spare ribs

Pork Sinigang (Sinigang na Baboy)

Yesterday  I had a long-standing wish fulfilled 🙂
(Mind you, there are “BIG WISHES” in life and then there are “small wishes” This was a small wish, but nevertheless, I am happy that it finally came through)
For years, I wished there’d be a good Filipino restaurant in my neighborhood, but there is only one that I know of within a few miles around, and frankly, that one sucks!
I don’t want to go into details, but believe me, if it would be halfway decent I would still go there. I have tried it three times, but all three times it was VERY disappointing, so I stopped going there and gave up hope. Whenever I needed a Pinoy food-fix, I had to prepare it myself.
So yesterday I went to do some errands in a close-by shopping center to which I have been going for more than 15 years. Much to my surprise, I saw a “new” restaurant named Manila Grill&BBQ  tucked away in a corner. (I asked an employee how long they’ve been open and he said more than two years)
I had never noticed it before, maybe because what sticks out on the sign is  Grill & BBQ,  so one does not quickly associate this with Pinoy food………..
The place is very clean, simply but nicely appointed and the employees are very friendly, attentive and professional.
The food, THE FOOD 🙂 – it was absolutely delightful, very authentic, nicely presented and wonderfully tasty. The prices are moderate and overall, it was one of the best lunch experiences I had in any restaurant in Miami in years.
You can read more about it here: Manila Grill & BBQ, Pembroke Pines, Florida
So now, back to the dish at hand,  Sinigang Na Baboy
Sinigang is a sour soup native to the Philippines. Beef, pork, shrimp, fish, and even chicken (sinampalukang manok) can be used. The one featured here today uses pork as the main ingredient. One can use boneless pork, though bony parts of the pig known as “buto-buto” are usually preferred. Neck bones, spare ribs, baby back ribs, and pork belly all can be used.
The most common vegetables used are egglant, okra, onion, green beans, tomato and taro root.
The most common souring agent is tamarind juice, (sampalog), but if not available, you can use calamansi, lime, lemon,  guava, bilimbi (kamias), green mango, pineapple, and wild mangosteen (santol) To go an even easier route, you can buy instant “Sinigang Mix” ready to add to the stock while cooking. (For my personal taste this is too salty and not sour enough)
Today I went to look-up the sinigang I posted before on ChefsOpinion, but much to my surprise I could not find a single post, although I cook sinigang quite often. I then checked my folder of unpublished posts and low and behold, there was a bunch of pics of a sinigang I cooked about 6 years ago but never published. Looking at the quality of the pics I understand why I hesitated, but what the heck, here it is:
Sinigang na baboy from the distant past 🙂
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Masaya Ang Buhay !   Kainan Na !
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Sinigang Na Baboy  (Pork Sinigang)

Sinigang Na Baboy (Pork Sinigang)

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Sinigang Na Baboy  (Pork Sinigang)

Sinigang Na Baboy (Pork Sinigang)

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Sinigang Na Baboy  (Pork Sinigang)

Sinigang Na Baboy (Pork Sinigang)

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Preparation :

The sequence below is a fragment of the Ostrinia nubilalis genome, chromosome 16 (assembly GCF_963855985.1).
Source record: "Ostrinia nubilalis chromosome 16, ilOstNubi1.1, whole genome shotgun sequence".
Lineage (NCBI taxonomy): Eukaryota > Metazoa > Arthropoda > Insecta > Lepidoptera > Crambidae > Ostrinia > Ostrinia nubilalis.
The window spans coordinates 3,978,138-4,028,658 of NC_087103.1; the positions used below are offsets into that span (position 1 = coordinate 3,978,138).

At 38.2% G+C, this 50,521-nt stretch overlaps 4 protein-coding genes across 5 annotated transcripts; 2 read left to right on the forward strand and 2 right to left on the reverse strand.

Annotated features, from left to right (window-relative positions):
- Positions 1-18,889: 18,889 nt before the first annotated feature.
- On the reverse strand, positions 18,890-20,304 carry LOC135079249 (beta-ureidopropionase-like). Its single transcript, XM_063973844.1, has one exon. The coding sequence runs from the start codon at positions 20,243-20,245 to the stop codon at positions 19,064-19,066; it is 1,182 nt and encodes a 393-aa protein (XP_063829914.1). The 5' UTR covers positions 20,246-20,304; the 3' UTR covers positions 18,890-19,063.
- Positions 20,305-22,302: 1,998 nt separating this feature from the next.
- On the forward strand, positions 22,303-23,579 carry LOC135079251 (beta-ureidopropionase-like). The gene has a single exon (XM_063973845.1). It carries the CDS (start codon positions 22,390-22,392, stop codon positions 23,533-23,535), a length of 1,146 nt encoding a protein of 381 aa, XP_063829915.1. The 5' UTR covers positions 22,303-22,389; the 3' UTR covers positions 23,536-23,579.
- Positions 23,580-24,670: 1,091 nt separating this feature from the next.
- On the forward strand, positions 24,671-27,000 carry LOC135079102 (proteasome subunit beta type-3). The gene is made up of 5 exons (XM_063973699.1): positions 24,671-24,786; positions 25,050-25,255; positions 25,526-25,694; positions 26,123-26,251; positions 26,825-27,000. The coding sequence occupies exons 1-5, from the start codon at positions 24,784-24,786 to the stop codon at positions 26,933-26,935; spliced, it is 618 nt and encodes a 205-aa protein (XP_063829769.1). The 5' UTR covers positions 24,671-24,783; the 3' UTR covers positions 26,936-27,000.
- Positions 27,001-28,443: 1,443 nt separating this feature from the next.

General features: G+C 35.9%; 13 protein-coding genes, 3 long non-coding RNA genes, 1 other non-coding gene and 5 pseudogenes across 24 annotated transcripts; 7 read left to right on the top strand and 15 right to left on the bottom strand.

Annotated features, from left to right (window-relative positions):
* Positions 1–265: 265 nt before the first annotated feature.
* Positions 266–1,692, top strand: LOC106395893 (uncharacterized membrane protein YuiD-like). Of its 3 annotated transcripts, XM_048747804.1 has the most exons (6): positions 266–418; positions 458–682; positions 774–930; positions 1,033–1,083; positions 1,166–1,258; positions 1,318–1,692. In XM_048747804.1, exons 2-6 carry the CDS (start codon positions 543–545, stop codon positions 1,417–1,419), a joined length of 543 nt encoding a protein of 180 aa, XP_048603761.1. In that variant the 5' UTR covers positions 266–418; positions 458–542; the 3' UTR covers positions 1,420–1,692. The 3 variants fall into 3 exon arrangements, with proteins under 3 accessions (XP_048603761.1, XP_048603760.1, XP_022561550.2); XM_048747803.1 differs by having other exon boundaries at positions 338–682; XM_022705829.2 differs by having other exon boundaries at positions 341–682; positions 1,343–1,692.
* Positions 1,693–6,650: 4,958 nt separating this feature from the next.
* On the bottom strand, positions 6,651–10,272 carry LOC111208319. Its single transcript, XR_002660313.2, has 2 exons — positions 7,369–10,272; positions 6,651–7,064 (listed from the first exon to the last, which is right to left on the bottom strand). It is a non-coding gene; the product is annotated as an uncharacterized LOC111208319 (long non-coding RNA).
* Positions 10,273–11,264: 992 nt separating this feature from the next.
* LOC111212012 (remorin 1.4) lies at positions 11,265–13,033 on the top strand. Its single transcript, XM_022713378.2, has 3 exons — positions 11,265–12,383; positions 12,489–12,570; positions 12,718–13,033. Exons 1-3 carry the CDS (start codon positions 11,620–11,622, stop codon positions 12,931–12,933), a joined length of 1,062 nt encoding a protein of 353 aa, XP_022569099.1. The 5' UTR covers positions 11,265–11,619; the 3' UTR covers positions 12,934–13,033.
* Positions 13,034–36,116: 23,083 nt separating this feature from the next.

To read instructions, hover over pictures
To enlarge pictures and read instructions, click on pictures
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Pork Ribs & Rice Noodles Soup

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I was  tempted to call this dish  “Kluay Teaw Moo Toon”, but then I remembered that Mirandi of the “High Heel Gourmet is coming by at ChefsOpinion sometimes and how fierce she is about authentic Thai  recipes. (I REALLY don’t want to get her mad 🙂
All jokes aside, this dish is  definitely Thai inspired. Fragrant, light, bright, tasty. I hope that recipes like this will inspire my readers to understand the philosophy of cooking as I see it :
Take a look at good stuff, feel inspired by it, learn from it, do your own spin on it. Just make sure you call it “inspired by” or “in the style of”. But then again, if the shoe fit’s……
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 Kluay Teaw Moo Toon (Variation Of A Thai Pork Spareribs Noodle Soup)

“Kluay Teaw Moo Toon”
( “Variation Of A Thai Pork Spareribs Noodle Soup” )

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Ingredients :

Pork ribs,   blanched  (for a clear stock)
Rice noodles,  soaked
Bok choy,   substitute with other green vegetable if you prefer, I used brocoli
Bean sprouts,   (I prefer the crunch and tasteof raw onion julienne)
Cinnamon stick,
Star anise,
Coriander,   crushed
Garlic paste,
Cilantro stems,   Thais normally use cilantro root but I can’t get it around here
Cilantro leaf’s,   coarsely chopped
Soy sauce,
Sugar,
Kosher salt,
Cayenne pepper,
Onion,   peeled, quartered
Ginger,   grated
Pork stock,  substitute with vegetable stock if you prefer
Peanut oil,

Method :

Saute ribs in peanut oil until lightly browned. Add garlic, ginger , star anis , coriander and onion and saute until fragrant. Add stock and cilantro stems (roots if you can get hold of them) and simmer until ribs are tender but not falling apart, about 2 to 3 hours. Remove ribs and set aside. Adjust seasoning. Strain stock. To serve, place noodles, ribs and vegetables in a serving bowl. Top with boiling hot stock. Sprinkle with cilantro and onion julienne. Serve with soy sauce, chili sauce and fried shallots.
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Bon Appetit !   Life is Good !

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